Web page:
DAY 35

Bert and I headed back to the hospital to check out my zombie lure and disperse plan.  With the lack of humans and their constant and often cacophonous background noise, we didn’t have to get very close to know that the chainsaws had run out of fuel.  When we were about four blocks from the hospital, there was an obvious increase in the number of zombies walking the streets.  This meant that my plan was working, but it also meant that just getting to the hospital could be difficult, and potentially dangerous.

Drawing once again on my limited physics knowledge, I knew that an object in motion tends to remain in motion unless acted on by an outside force.  Applying this to zombies, from what I have seen, and Bert agreed; the zombies appear to walk in a more or less straight line unless something attracts their attention.  I have also observed that they do sleep on occasion.  I’m not sure if they follow normal human sleep cycles, but they will just stop moving, sit down, or sometimes just kind of collapse, and go to sleep.  When they wake up, they get up and start walking in whatever direction they happen to be facing.  So the trick was to get the zombies to leave the area of the hospital; preferably all in the same direction.

Bert circled around until we were south of the hospital campus.  He then began sounding the SUV’s horn and attracting the zombies.  When it appeared that they were all moving in our direction, or at least all of the ones we could see, he drove further south a few blocks and hit the horn again.  While most of the zombies were just sort of shuffling in our direction, a few of the healthier ones were moving at more of a trot.  Bert allowed them to get within 100 yards or so, and then took off again.  We did this a couple more times, and then swung out of sight of the horde.

The idea was that once the horde started moving south, it would continue in that direction until something else attracted its attention.  This would also carry it away from where we were living.  The other issue we wanted to avoid has to do with the geography of Seattle.  Though the zombies do drink water when they find it, they don’t seem to be able to handle the concept of large bodies of deep water.  Seattle is bordered by Puget Sound on the west, Lake Washington on the east, and the Lake Washington Canal to the north.

Bert told me he has seen zombies walk straight into Puget Sound, become completely disoriented, and then drown.  The problem is, they don’t stay drowned.  The zombies will float, face down, for varying amounts of time, and then suddenly revive.  They thrash around in the water for a few seconds, or a few minutes, and then drown again.  This cycle can go on indefinitely until they happen to drift close enough to shore to be able to walk out again.  It makes fishing difficult because while still, the fish can be attracted to the bodies, but once they revive it scares them off.  If you get an entire horde to walk into the lake or the Sound like a bunch of lemmings, who knows what kind of effect it will have on the fish, not to mention the water itself.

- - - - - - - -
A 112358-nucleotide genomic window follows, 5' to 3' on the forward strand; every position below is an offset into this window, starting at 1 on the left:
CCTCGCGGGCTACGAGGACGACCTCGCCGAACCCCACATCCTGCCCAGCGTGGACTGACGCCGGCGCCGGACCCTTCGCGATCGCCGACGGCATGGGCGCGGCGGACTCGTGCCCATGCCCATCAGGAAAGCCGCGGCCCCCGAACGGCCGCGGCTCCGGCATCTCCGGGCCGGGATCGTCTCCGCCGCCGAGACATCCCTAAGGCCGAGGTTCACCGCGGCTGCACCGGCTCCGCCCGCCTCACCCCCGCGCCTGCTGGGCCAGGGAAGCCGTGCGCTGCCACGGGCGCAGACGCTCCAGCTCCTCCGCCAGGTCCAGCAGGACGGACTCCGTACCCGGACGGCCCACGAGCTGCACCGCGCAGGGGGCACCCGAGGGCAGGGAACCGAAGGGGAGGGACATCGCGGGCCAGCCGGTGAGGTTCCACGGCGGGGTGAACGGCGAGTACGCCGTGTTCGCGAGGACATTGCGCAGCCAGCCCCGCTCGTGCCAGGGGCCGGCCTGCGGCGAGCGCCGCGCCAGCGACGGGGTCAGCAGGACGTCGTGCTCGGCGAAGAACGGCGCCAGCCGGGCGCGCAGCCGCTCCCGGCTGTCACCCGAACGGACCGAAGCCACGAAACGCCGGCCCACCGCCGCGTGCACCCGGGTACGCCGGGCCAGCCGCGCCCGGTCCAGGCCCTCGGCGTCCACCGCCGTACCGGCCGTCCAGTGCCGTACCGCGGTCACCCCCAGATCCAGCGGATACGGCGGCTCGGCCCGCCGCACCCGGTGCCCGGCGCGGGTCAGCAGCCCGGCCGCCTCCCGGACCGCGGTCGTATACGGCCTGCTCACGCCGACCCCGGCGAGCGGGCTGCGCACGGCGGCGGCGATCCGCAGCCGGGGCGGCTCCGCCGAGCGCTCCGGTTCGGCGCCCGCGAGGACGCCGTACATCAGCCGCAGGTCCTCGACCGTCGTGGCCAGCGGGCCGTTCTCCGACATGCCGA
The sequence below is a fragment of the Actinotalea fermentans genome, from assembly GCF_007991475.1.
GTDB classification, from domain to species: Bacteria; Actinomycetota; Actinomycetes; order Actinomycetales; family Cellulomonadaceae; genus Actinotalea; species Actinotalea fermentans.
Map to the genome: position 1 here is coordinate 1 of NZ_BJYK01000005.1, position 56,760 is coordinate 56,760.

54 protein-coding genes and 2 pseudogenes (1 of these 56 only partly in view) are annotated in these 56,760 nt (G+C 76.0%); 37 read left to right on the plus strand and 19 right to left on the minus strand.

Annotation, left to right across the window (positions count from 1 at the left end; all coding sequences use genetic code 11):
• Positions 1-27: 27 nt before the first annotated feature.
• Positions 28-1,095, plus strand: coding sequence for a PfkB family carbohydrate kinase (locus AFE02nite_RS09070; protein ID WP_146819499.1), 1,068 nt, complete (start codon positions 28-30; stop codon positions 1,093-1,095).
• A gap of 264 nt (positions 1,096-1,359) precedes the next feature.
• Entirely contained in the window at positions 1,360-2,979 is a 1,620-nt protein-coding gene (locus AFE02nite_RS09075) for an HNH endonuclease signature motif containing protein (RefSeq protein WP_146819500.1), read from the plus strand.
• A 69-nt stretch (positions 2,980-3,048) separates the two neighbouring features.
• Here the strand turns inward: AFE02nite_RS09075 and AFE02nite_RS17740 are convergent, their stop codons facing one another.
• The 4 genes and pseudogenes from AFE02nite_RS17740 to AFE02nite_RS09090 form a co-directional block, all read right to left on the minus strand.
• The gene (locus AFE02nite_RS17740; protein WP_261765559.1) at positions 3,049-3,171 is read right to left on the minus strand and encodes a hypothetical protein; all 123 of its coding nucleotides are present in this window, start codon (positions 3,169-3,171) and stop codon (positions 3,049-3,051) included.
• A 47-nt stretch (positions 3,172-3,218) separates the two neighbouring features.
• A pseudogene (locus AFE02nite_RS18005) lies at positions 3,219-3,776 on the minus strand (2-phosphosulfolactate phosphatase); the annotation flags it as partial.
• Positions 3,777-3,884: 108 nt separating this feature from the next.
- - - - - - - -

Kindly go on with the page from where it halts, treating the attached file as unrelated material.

We gave the hospital a wide berth to avoid attracting any stragglers back our way, and decided to give them another day to clear the area before we went back in.  Again, Beth wanted quicker results.  I told her if she really needed to study something, I hadn’t cleared the entire building yet so there would still be zombies in some of the apartments she could play with.  Bert didn’t particularly like this suggestion, but it got Beth off my back for the time being.

In the afternoon, Bert went with me in the forklift to a lumberyard for materials to build a pigeon coop up on the roof.  He liked the idea of having another source of fresh protein besides fish, and he was also more knowledgeable than me about carpentry and building things in general.  We made it back without incident, but I swore I saw the asshole’s red BMW parked on a street near our building.  I couldn’t be certain if it was the same one, or if it had always been parked there, but we were going to have to start taking note of what belonged in the general area of our building.




(To see how the pandemic began, and to meet more survivors, check out my novel, The Immortal And The Dead, on The Immortal And The Dead)



About scottamehlman

Scott A. Mehlman was born and (mostly) raised in Cleveland, Ohio. Having earned both a BS and an MBA, Scott has tried his hand at a variety of jobs without finding one that truly satisfied or engaged his creative impulses the way writing does. He has published his first novel, The Immortal and The Dead, which is the first book in The Immortal Virus trilogy and continues to work on the JAEGER e-book series.

Posted on November 22, 2013, in Fiction and tagged , , , , , , , , . Bookmark the permalink. Leave a comment.

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